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December 3, 2007

I don’t normally write posts outside my main subject but because I’ve experience in software associated with data collection, I thought I’d write on the current uproar over Facebook and the way they collect data with Beacon (Enables advertisers/customers to share the actions they take on your website with their Facebook friends). Companies have been collecting data on people and buying habits since advertising began and the data is collected in many different ways including on the Internet, it just happens that the Net is a great place to garner excellent data across many different places and the Net gets a lot of attention and it gets it quickly – so if you’re a big named company and your doing something wrong you are going to get noticed.

While many people are aware that data is being collected on them as they travel from site to site, they don’t know what is accumulated and cross-pollinated, sold and packaged for advertisers. Individuals do not know of the relationships that companies have with one another and how their data is shared. When they find out, they get angry – remember the privacy concerns back in 2000 with DoubleClick? Now just think about what would happen if the public was aware of the relationship that DoubleClick has today with many advertisers – just look at the one they have with Paypal – when you go to the Paypal site and hit the button for the Paypal plus credit card, you actually go to the DoubleClick web site. Now, if you use Paypal, ask yourself what kind of information about you they have – how’s everything sound to you? Not only do they know what you buy, but they have your bank account #, credit card #s, address, social security #, phone numbers, etc. etc, etc. – now put that together with DoubleClick and you have a WOW!!!!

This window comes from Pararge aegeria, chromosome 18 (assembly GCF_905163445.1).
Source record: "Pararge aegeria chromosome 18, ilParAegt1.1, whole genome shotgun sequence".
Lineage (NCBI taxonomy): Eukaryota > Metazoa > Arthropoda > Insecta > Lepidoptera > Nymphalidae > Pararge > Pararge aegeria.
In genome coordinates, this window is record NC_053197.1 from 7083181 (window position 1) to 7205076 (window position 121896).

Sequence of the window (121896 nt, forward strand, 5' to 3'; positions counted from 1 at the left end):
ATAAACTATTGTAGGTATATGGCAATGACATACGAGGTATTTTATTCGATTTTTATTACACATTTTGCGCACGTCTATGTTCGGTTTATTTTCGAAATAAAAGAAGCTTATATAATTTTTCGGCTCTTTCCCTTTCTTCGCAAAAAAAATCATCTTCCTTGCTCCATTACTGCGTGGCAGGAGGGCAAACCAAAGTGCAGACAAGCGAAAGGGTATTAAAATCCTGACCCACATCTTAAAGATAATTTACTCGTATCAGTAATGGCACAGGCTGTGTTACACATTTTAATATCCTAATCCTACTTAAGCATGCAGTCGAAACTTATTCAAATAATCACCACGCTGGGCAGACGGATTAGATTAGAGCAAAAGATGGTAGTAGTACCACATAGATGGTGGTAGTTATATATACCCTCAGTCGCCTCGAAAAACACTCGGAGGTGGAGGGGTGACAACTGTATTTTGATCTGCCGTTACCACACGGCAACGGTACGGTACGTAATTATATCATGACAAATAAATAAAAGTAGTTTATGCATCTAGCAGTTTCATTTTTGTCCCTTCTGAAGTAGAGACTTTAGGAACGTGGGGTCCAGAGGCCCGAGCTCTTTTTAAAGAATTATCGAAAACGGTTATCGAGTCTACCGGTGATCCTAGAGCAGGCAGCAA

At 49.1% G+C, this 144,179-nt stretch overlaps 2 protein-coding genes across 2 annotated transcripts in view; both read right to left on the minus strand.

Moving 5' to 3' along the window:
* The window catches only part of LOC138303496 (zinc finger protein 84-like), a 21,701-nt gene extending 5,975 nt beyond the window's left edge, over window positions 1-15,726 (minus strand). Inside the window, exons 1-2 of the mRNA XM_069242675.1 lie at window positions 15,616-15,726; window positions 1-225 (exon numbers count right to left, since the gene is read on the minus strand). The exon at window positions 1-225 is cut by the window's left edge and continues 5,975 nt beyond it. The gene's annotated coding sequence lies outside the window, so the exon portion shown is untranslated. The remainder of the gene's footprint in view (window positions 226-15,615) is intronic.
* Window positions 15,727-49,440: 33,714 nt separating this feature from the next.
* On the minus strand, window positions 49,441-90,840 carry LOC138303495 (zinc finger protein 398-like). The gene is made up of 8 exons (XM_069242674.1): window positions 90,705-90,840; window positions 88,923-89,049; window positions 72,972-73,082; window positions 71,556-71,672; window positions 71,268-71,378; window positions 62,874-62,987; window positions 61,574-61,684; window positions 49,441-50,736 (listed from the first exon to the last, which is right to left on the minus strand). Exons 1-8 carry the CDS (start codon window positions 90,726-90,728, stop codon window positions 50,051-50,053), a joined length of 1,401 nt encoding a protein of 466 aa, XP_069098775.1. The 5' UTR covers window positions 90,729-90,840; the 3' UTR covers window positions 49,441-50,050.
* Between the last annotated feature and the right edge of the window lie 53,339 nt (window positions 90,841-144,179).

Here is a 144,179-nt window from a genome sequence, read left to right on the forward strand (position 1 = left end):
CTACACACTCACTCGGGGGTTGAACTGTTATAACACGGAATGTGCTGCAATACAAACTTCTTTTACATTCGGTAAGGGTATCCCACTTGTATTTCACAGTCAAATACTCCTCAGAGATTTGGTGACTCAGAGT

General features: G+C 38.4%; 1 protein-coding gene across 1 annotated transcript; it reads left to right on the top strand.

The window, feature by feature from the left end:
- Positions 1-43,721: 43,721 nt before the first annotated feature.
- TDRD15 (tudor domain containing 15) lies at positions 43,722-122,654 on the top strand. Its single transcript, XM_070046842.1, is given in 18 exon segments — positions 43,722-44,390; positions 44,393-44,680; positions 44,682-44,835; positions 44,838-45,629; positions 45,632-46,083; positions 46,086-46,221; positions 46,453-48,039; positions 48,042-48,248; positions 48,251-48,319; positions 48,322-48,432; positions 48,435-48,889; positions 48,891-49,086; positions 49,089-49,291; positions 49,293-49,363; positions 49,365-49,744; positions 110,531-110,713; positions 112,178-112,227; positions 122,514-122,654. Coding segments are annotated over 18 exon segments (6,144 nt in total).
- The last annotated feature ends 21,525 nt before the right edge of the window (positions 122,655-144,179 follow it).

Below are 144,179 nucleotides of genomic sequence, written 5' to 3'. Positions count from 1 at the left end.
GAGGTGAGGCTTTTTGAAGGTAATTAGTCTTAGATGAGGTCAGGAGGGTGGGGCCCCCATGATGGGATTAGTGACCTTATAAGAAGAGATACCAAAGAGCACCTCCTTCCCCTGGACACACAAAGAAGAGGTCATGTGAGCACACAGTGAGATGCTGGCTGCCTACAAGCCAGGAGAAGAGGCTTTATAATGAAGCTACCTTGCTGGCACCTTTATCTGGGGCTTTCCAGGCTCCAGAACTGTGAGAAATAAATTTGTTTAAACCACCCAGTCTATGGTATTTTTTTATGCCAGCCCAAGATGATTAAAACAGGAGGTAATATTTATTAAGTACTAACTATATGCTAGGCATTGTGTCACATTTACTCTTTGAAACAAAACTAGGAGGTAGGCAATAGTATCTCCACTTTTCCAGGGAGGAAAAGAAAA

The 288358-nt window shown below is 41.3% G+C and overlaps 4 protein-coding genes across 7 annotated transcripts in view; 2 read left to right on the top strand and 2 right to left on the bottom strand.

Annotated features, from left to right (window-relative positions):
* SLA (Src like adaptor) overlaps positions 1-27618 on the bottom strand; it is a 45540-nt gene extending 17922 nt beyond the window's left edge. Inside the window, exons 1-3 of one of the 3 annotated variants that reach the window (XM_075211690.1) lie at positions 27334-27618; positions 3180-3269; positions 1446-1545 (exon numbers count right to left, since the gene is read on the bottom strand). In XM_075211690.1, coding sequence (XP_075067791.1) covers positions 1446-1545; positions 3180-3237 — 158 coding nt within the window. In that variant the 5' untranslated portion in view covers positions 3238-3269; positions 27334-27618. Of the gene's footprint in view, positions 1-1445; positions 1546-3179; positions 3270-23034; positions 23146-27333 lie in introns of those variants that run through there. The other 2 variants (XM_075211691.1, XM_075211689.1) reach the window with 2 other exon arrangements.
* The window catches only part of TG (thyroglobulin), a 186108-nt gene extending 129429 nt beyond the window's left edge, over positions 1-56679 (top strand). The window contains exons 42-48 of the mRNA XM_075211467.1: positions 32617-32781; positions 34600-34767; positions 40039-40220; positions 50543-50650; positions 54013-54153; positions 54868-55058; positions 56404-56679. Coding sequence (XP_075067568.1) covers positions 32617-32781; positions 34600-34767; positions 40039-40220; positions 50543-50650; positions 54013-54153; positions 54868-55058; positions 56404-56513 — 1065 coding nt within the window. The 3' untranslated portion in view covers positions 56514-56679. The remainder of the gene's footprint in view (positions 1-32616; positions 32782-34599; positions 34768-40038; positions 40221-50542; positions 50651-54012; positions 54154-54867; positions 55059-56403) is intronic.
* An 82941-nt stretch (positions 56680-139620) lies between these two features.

The issue here is how companies go about collecting data.  The question is do you need to be sneaky about it or can you just ask for permission?

I was involved in one of the early personalization/privacy companies (YOUpowered) some years back and we recognized early that people were concerned about their privacy but if you asked for permission to get this data they frequently said yes. What a concept “Ask and you may receive” – just a thought.

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